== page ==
March 26, 2015
Press release: International consortium collaborating to improve wind farm efficiency at the Wind Energy Institute of Canada
An intensive field campaign based on international collaboration is underway at the Wind Energy Institute of Canada (Institute) Prince Edward Island site. The experiment known as PEIWEE (Prince Edward Island Wind Energy Experiment) is undertaking an ambitious set of measurements across a range of spatial scales at the existing Institute’s wind farm. In addition to Institute’s staff, there are teams from Cornell, York and Western Universities studying wind turbine wakes and boundary-layer effects from the cliff edge to the turbines. The Cornell team has deployed four sonic anemometers and two vertically pointing ZephIR lidars and a Galion lidar that scan the atmospheric boundary layer to heights of almost 1 km and 2 km in the horizontal, allowing unprecedented detail in describing the wind field and allowing dynamic study of wind turbine wakes. The Institute’s team has also deployed a ZephIR lidar system that was loaned to them by Natural Resources Canada as well as additional masts with sonic and cup anemometers studying the scales of turbulence from 10 m to 80 m. York University has supplemented these measurements with six 10 m meteorological masts deployed along a transect from the cliff edge. The team from the WindEEE Research Institute at Western is deploying a new scanning lidar in collaboration with the Danish Technical University to study flow on smaller scales allowing detailed study of the flow and turbulence at the cliff edge. All these measurements are being integrated with high-fidelity modeling also being conducted by the Cornell team.
The project designer Rebecca Barthelmie, Professor and Croll Faculty Fellow in the Sibley School of Mechanical and Aerospace Engineering at Cornell University said ‘By combining our instrumentation and effort we can quantify turbine interactions with the atmosphere at a cascading set of spatial scales showing the three dimensional properties of turbine wakes. This level of detail allows us to ‘see’ wake interactions and quantify their dynamic properties and ultimately to build and operate smarter wind farms that even more effectively harness the power of the wind. Our research leverages an impressive array of state-of-the-art instrumentation and signal processing and the collaboration at the Wind Energy Institute of Canada facility is absolutely ideal for this research. This unique collaboration will provide an unprecedented level of detail for improving understanding of wind farm behavior ’.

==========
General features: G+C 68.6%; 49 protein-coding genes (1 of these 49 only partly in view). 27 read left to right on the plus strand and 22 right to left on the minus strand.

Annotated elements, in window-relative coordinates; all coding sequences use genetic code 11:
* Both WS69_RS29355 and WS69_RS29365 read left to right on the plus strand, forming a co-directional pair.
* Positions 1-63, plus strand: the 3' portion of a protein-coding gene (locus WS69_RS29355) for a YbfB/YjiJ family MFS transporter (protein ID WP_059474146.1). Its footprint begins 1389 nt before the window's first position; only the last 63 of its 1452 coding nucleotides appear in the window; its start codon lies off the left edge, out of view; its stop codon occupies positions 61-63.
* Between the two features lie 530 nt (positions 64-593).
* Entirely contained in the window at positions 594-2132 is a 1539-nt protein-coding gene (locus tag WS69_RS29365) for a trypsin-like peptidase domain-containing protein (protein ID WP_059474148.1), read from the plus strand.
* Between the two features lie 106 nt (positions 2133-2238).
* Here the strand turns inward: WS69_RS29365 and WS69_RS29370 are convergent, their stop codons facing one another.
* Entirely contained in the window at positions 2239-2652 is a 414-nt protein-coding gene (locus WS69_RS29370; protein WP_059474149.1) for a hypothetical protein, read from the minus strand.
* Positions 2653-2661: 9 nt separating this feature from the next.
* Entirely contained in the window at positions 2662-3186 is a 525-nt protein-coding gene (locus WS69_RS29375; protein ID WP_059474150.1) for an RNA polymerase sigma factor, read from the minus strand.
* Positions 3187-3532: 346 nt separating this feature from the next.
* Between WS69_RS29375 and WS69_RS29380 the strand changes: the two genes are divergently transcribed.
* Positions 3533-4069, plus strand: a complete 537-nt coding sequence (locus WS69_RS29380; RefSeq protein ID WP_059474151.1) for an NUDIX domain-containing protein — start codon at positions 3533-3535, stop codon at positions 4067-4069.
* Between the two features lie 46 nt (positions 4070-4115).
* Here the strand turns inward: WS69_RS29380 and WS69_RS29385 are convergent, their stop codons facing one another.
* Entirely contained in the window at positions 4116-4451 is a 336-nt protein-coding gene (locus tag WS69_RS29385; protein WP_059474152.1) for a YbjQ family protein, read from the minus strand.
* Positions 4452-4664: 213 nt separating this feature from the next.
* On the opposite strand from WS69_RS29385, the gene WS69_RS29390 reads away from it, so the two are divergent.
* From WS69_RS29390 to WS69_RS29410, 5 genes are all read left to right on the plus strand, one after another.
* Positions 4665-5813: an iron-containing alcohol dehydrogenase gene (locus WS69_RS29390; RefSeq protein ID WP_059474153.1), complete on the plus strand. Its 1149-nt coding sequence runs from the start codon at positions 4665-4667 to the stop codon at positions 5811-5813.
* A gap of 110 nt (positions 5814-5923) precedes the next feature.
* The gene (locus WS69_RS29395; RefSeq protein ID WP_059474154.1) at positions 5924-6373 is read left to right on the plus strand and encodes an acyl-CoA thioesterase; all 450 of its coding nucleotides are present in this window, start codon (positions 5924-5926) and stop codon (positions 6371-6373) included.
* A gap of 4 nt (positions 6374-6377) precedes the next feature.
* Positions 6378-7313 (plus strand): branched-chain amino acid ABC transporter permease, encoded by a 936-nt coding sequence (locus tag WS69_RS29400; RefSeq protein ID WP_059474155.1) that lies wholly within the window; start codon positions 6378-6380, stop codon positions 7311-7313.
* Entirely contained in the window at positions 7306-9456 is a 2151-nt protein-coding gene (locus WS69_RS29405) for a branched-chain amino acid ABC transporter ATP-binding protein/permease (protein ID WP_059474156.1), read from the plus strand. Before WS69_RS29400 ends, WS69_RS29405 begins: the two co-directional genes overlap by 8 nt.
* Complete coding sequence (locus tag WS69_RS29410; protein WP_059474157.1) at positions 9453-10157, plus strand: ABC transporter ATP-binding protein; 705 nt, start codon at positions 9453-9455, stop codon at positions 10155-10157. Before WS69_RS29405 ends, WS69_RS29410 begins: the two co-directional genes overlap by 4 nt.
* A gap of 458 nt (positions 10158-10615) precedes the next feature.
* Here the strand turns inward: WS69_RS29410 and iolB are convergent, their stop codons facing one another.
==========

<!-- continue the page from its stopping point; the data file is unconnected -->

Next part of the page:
The Institute’s Scientific Director, Marianne Rodgers, said, “This project is a perfect fit for our Institute. Increased understanding of the wind resource available at a wind park will advance the wind energy industry, offering a database of the impact of various phenomena, such as wake and cliffs, on wind profiles, which will be valuable to existing operations as well as developments in the planning stages. The Institute views its wind park and storage system as a large lab that is available for research. We value collaborations such as this and wish to have more in the future, both with the current researchers and with any potential researchers whose interests align with the wind energy industry.” Participation is being funded separately by each team and it is hoped that the success of the venture thus far will prove attractive to funding agencies to allow the research to continue in future years.
About the Wind Energy Institute of Canada (Institute): The Institute founded in 1981, located at North Cape, Prince Edward Island is a not for profit, independent research and testing institute. The Institute’s mission is to advance the development of wind energy across Canada through research, testing, training, and collaboration. With Federal funding from the Department of Natural Resources’ Clean Energy Fund, the Institute has built a state-of-the-art $25M, 10 MW wind park with a 1 MW/2 MWh battery energy storage system. The Institute’s site has a strong wind resource and 300o exposure to the Gulf of St. Lawrence, which allows for relatively low turbulent winds.